Amazon Cognito is a service offered by Amazon Web Services (AWS) that provides identity and user management for web and mobile applications. It is designed to make it easier for developers to add authentication, authorization, and user management capabilities to their applications. Amazon Cognito allows to authenticate users through an external identity provider and provides temporary security credentials to access the app’s backend resources in AWS or any service behind Amazon API Gateway. Amazon Cognito works with external identity providers that support SAML or OpenID Connect, social identity providers (such as Facebook, Twitter, Amazon) and can also integrate a custom identity provider.

The part we're interested in is the OpenID Connect as it is built on top of OAuth 2.0 and uses a custom scheme for mobile OAuth authentication. Amazon Cognito OAuth mobile url looks like:


On the client application side, we have the following intent filter:

<activity android:name="com.amplifyframework.auth.cognito.activities.HostedUIRedirectActivity" android:exported="true" android:launchMode="singleTask">
    <intent-filter android:autoVerify="true">
        <action android:name="android.intent.action.VIEW"/>
        <category android:name="android.intent.category.DEFAULT"/>
        <category android:name="android.intent.category.BROWSABLE"/>
        <data android:scheme="[CUSTOM_SCHEME]"/>
        <data android:host="sign-in"/>
        <data android:host="sign-out"/>
  • User interaction bypass

it is possible to bypass user interaction by using a different endpoint /oauth2/authorize, below is an example url:


Okta OAuth

Okta is a cloud-based identity and access management (IAM) platform that provides secure authentication and authorization for applications, devices, and users. It allows organizations to manage and control access to their various resources, both on-premises and in the cloud.

Okta's primary offering is Single Sign-On, which allows users to access multiple applications and services with a single set of login credentials. Okta SSO offers multiple integrations, most common ones being SAML and OpenID Connect.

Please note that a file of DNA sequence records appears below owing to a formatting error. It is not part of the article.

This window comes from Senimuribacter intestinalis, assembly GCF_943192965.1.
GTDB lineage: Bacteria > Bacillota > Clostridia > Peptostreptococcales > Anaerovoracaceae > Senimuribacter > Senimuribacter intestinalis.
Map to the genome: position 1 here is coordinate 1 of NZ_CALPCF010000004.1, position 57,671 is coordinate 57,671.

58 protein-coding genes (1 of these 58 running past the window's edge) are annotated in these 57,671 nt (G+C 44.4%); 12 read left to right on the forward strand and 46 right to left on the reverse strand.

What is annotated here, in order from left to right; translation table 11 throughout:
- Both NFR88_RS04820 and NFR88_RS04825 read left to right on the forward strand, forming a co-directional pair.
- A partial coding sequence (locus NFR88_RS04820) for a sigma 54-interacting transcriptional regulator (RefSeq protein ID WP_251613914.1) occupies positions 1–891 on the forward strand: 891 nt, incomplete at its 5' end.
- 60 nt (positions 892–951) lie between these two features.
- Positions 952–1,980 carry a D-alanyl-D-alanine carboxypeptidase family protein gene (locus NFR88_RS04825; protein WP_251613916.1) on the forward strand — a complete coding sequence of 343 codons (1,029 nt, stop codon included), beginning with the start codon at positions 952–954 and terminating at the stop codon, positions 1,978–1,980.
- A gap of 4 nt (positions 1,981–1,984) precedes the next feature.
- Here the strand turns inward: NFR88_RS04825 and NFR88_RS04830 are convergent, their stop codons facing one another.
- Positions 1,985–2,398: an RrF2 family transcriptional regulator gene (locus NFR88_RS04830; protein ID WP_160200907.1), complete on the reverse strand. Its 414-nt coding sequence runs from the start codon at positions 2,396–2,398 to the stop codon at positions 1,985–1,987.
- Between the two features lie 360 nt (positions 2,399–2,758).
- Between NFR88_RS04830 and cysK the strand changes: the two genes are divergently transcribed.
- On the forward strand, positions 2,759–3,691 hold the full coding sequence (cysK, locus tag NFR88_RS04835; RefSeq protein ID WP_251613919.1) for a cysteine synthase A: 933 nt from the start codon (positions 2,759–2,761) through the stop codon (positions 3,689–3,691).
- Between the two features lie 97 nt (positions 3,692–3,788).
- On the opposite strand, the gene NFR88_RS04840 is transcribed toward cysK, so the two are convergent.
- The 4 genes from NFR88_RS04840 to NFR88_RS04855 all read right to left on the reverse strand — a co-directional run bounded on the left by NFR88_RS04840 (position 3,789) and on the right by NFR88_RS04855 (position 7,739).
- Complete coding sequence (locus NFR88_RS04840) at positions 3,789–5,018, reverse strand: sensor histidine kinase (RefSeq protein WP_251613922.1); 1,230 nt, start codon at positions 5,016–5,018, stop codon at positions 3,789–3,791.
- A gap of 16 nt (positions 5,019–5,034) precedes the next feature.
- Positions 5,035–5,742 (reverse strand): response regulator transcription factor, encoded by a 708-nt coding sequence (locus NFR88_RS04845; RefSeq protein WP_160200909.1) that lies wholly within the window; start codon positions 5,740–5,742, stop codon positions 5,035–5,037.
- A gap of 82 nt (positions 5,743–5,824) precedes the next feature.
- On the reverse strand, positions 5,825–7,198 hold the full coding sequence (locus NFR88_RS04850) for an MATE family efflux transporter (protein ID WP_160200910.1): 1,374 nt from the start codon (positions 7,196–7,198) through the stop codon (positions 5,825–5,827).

Similar to the identity providers above, Okta uses a custom scheme for its OAuth mobile implementation, there is no standard scheme, apps can come up with their own custom schemes like where the authorization request url looks like:


On the client application side, we have the following intent filter to receive the OAuth grant:

        <action android:name="android.intent.action.VIEW" />
        <category android:name="android.intent.category.DEFAULT" />
        <category android:name="android.intent.category.BROWSABLE" />
        <data android:scheme="" />
  • User interaction bypass

Similar to Google OAuth, Okta too has an OAuth parameter login_hint that when supplied with the target user email, it allows the malicious app to bypass user interaction (consent) and have a seamless flow.

One of the largest social media networks with over 3.5 billion downloads was found vulnerable to this vulnerability pattern. A proof-of-concept exploit was developed where scheme conflict is bypassed with the legit app using the Android / iOS scheme confusion technique described above. User interaction is also bypassed by setting login_hint parameter to target user email.

to develop a working proof-of-concept that bypasses user interaction, we had to go through several steps, each step with its own challenges.

The custom scheme used by Android App for Google OAuth was already registered when the legit app was installed on the device, having a malicious app that tries to register the same scheme would result in a conflict where the user would have to choose between the two apps (legit and malicious). To overcome this challenge, we have used the iOS scheme instead of an Android target, this allowed us to bypass that conflict and consequently bypass the first part of user interaction.

Another challenge we ran into was that user interaction was still required to complete the OAuth authentication, one way we managed to bypass this was by leaking the user email and passing it to the login_hint OAuth parameter, this made the exploit not rely on user interaction anymore.

The leaked OAuth grant looks like, this grant would allow us to access the target user's account as well as to have limited access to their Google account depending on the requested scope:

Figure 6: Social Network leaked OAuth grant
Social Network leaked OAuth grant

We have reported this vulnerability to the Social Network, and they acknowledged it

Many other popular apps were found vulnerable to this pattern including apps with 100M+ downloads.


In the context of OAuth, Custom schemes have been used traditionally, but there are more secure and reliable options available, notably: